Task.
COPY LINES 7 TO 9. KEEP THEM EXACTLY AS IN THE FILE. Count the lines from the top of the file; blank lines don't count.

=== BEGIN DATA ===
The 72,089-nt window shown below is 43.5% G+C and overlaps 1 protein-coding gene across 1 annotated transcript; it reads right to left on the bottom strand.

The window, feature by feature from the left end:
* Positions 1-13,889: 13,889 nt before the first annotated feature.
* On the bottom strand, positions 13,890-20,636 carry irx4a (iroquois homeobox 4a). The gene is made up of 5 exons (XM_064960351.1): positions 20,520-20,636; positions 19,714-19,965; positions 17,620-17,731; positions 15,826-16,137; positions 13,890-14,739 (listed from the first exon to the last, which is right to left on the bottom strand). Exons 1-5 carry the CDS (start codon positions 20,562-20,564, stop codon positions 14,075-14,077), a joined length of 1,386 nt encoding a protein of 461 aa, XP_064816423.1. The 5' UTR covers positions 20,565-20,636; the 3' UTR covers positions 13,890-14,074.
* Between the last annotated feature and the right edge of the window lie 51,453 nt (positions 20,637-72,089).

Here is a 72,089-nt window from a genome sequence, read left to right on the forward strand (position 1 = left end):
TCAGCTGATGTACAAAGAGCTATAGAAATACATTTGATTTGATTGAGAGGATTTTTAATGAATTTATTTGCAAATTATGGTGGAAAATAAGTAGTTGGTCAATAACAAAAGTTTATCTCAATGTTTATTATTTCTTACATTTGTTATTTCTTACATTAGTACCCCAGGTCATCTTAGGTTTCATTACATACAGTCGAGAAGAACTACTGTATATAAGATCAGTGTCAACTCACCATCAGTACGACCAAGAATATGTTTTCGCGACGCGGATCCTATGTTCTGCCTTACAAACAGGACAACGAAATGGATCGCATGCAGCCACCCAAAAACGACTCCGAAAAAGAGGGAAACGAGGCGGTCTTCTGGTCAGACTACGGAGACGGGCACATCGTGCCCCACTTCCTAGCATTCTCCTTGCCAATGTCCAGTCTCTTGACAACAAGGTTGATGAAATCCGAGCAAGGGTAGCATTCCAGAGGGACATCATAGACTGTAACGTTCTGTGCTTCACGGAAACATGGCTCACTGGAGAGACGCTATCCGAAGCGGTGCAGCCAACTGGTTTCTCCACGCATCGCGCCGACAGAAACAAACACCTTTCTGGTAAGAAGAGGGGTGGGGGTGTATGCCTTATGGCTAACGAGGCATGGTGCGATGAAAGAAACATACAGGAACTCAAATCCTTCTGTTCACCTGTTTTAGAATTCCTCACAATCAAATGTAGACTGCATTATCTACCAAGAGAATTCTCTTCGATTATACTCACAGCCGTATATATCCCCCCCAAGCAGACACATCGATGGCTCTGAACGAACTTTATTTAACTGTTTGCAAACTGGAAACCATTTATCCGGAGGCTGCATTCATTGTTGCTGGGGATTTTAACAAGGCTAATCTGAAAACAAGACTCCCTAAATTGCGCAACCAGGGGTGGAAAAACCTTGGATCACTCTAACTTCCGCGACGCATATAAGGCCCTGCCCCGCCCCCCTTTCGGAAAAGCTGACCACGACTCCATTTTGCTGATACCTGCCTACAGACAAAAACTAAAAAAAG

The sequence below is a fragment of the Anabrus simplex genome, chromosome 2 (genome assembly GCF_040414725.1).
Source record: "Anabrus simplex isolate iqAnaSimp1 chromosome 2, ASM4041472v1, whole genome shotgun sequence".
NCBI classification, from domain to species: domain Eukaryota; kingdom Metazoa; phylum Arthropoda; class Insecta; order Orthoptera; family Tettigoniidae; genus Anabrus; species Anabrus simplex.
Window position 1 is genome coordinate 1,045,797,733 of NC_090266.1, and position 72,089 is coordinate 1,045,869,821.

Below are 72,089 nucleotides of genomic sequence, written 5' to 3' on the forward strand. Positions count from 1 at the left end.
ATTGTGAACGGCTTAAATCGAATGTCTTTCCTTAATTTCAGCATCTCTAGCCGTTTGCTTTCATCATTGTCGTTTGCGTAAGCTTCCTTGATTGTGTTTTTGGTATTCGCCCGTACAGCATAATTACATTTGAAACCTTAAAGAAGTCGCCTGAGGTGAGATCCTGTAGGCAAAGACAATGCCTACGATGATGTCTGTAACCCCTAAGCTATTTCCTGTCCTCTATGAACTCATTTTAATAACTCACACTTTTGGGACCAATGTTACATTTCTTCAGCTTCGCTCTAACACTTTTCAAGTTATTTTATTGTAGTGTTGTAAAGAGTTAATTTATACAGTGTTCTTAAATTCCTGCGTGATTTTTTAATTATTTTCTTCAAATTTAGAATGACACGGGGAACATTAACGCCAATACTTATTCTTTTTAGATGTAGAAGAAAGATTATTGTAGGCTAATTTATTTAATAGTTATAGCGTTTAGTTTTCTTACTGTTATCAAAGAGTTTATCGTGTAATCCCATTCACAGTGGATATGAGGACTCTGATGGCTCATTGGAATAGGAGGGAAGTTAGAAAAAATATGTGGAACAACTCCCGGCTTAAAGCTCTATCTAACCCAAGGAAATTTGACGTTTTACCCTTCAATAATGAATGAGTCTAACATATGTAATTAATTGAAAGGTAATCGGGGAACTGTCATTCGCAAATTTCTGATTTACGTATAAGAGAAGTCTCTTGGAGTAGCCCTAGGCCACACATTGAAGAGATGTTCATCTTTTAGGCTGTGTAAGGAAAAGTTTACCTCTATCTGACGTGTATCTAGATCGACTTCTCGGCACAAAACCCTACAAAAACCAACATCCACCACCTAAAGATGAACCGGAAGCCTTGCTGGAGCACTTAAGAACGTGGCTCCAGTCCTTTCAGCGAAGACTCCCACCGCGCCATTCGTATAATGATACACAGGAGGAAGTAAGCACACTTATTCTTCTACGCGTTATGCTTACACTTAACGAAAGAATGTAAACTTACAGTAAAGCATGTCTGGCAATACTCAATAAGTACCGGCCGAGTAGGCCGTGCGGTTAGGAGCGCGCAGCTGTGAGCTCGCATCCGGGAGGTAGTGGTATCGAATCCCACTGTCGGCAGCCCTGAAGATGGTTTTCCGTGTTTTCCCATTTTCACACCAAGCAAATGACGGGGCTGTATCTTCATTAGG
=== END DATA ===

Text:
TCAGCTGATGTACAAAGAGCTATAGAAATACATTTGATTTGATTGAGAGGATTTTTAATGAATTTATTTGCAAATTATGGTGGAAAATAAGTAGTTGGTCAATAACAAAAGTTTATCTCAATGTTTATTATTTCTTACATTTGTTATTTCTTACATTAGTACCCCAGGTCATCTTAGGTTTCATTACATACAGTCGAGAAGAACTACTGTATATAAGATCAGTGTCAACTCACCATCAGTACGACCAAGAATATGTTTTCGCGACGCGGATCCTATGTTCTGCCTTACAAACAGGACAACGAAATGGATCGCATGCAGCCACCCAAAAACGACTCCGAAAAAGAGGGAAACGAGGCGGTCTTCTGGTCAGACTACGGAGACGGGCACATCGTGCCCCACTTCCTAGCATTCTCCTTGCCAATGTCCAGTCTCTTGACAACAAGGTTGATGAAATCCGAGCAAGGGTAGCATTCCAGAGGGACATCATAGACTGTAACGTTCTGTGCTTCACGGAAACATGGCTCACTGGAGAGACGCTATCCGAAGCGGTGCAGCCAACTGGTTTCTCCACGCATCGCGCCGACAGAAACAAACACCTTTCTGGTAAGAAGAGGGGTGGGGGTGTATGCCTTATGGCTAACGAGGCATGGTGCGATGAAAGAAACATACAGGAACTCAAATCCTTCTGTTCACCTGTTTTAGAATTCCTCACAATCAAATGTAGACTGCATTATCTACCAAGAGAATTCTCTTCGATTATACTCACAGCCGTATATATCCCCCCCAAGCAGACACATCGATGGCTCTGAACGAACTTTATTTAACTGTTTGCAAACTGGAAACCATTTATCCGGAGGCTGCATTCATTGTTGCTGGGGATTTTAACAAGGCTAATCTGAAAACAAGACTCCCTAAATTGCGCAACCAGGGGTGGAAAAACCTTGGATCACTCTAACTTCCGCGACGCATATAAGGCCCTGCCCCGCCCCCCTTTCGGAAAAGCTGACCACGACTCCATTTTGCTGATACCTGCCTACAGACAAAAACTAAAAAAAG

The sequence below is a fragment of the Anabrus simplex genome, chromosome 2 (genome assembly GCF_040414725.1).
Source record: "Anabrus simplex isolate iqAnaSimp1 chromosome 2, ASM4041472v1, whole genome shotgun sequence".